Written by: Martin Ward
UK Press Event, Devon
SKYACTIV Technology and the making of the new Mazda2...
You may think Devon is a strange place to have a new car launch. There are some good roads, but there are also some not so good roads. There are some great views when you were not up in the hills above the clouds, but some heavy rain when you are below them. We also had some lovely afternoon cream tea.
The front end of the all-new Mazda2 is quite striking; it is very bold and makes a statement. It has some nice side swage lines, but the rear doesn’t have the same distinctive looks as the rest of the car, it seems to lose something in terms of style once you walk round the back, it is nowhere near as exciting as the front.
The interior is on the whole, pretty good; the lower dash has a quality look about it. The cars we were driving had a “leather-look” effect around the dash which looked and felt really good. The lower door panels were also fitted with some high quality materials that added a touch of premium look and feel to it. But the upper part of the dash, and upper panel of the doors were to be blunt, rock hard, with “scratchy” plastic, more akin with cars being produced years ago, it just spoilt the interior for the high specification derivatives.
Mazda make a lot about their SKYACTIV technology which is on the whole very clever and helps improve CO2 and fuel consumption. SKYACTIV in a nutshell is where Mazda engineers have looked at every part, every detail of the car, and actively made it better, lighter or just improved the design. This has helped improve weight, in fact the Mazda2 kerb weight is just over 1,045kg, which sounds great, but does have its disadvantages too. You can tell when you close the rear doors and the tailgate that weight has been saved, so it sounds a bit “tinny” when you shut them, but you can’t have everything. I’m sure a decision has been taken high up in Mazda to either have a lighter, more efficient car, or nice sounding door closures.
The engine line up is: 1.5 litre petrol with 75ps, 90ps or 115ps, and a 1.5 litre diesel with 105ps. During the time we were in Devon we drove the petrol 90ps with a 5 speed manual gearbox, which we thought was underpowered, and the 115ps with a 6 speed gearbox. These two engines were like chalk and cheese, one not so good, the other was brilliant. Then we drove the 1.5 diesel with a 6 speed manual gearbox, and that had more than enough power. During the time we drove it, over the moors, through towns, small villages and along the coast, with a lot of stopping and starting, we achieved 55.8mpg which we thought was a really good result. Obviously this was nowhere near the official combined figure of 83.1mpg, but for the type of driving, we were impressed. The CO2 emission figure for this diesel is a very competitive 89g/km. Mazda UK did say though that they expect around 90% of all sales to be petrol. The diesel is around £1,400 more than the equivalent 115ps petrol, so quite a hefty premium.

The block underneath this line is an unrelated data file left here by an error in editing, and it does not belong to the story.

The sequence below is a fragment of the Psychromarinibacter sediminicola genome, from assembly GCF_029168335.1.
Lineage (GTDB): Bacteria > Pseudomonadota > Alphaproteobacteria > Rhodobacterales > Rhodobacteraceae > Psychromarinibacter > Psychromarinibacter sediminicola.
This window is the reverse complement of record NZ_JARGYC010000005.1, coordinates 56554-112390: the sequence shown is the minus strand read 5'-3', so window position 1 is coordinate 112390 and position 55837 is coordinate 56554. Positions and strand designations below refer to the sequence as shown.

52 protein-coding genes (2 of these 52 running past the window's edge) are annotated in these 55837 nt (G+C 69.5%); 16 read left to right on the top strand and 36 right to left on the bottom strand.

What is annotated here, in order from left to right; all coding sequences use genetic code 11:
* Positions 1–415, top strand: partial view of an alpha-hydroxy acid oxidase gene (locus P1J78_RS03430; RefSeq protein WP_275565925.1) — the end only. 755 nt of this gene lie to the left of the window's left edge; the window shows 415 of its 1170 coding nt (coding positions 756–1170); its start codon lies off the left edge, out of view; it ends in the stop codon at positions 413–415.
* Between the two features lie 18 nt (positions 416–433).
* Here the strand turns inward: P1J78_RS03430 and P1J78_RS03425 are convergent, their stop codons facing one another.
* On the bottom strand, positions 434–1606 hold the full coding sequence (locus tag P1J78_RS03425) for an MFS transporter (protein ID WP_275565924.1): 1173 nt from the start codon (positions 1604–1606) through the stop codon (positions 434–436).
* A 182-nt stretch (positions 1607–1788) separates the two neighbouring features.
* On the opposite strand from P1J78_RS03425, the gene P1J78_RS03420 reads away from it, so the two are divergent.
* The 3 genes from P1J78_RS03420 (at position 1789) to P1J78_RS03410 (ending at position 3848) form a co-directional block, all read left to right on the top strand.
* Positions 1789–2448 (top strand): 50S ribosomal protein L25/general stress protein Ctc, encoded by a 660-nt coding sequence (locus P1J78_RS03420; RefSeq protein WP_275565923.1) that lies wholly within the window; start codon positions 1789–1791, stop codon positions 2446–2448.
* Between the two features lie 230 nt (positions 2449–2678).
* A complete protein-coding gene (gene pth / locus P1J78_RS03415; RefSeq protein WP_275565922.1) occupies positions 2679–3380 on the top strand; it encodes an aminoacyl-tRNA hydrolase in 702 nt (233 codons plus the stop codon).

Mazda are in for a busy year with new car launches and facelifts; they have the all-new CX-3 and replacement MX-5, along with midlife facelifts for the Mazda6 and CX-5, so from September the Mazda3 will be the oldest model in the range.
The trim levels for the Mazda2 are: SE, SE-L, SE-L Nav, Sport and Sport Nav, with prices ranging from £11,995.00 to £17,395.00 OTR, the one to have would be the petrol Sport Nav 115ps costing £15,995.00, as this is the only model with the higher output engine. It’s a pity that Mazda do not offer this engine on the SE or SE-L models, only the 75ps and 90ps are available. A Sports Launch Edition is available for a short time, and is fitted with the 1.5 90ps petrol engine, and is based on the SE-L and adds: 16 inch alloy wheels instead of 15 inch, privacy glass, dusk sensing lights, rain sensing front wipers and rear parking sensors – this special model costs £14,995.00 OTR.
One of the cars we drove had the optional head-up-display (HUD) fitted, a really nice feature, and although the speed and sat-nav was projected onto a small piece of glass, instead of onto the windscreen, it was very effective and easy to see and read the figures and arrows for the navigation system, a nice option to have.
It was enjoyable driving a variety of Mazda2’s around Devon, on a variety of roads, and in a variety of weather conditions. This part of the world has some spectacular scenery, and in some places is like taking a step back in time. The 90ps petrol with its 6 speed gearbox was a bit disappointing, but the diesel and 115ps petrol were excellent. It looks great from the front and side but the rear is a bit anonymous, and the interior trim, fit and finish in the main was very good. The seats are comfortable, with plenty of room for rear seat passengers, and a good deep boot, which gives plenty of luggage carrying capacity. This all-new Mazda has numerous competitors, so it will have to be good to compete, but based on the above it has a very good chance.
Will the massive standard equipment list attract you to the Mazda2?
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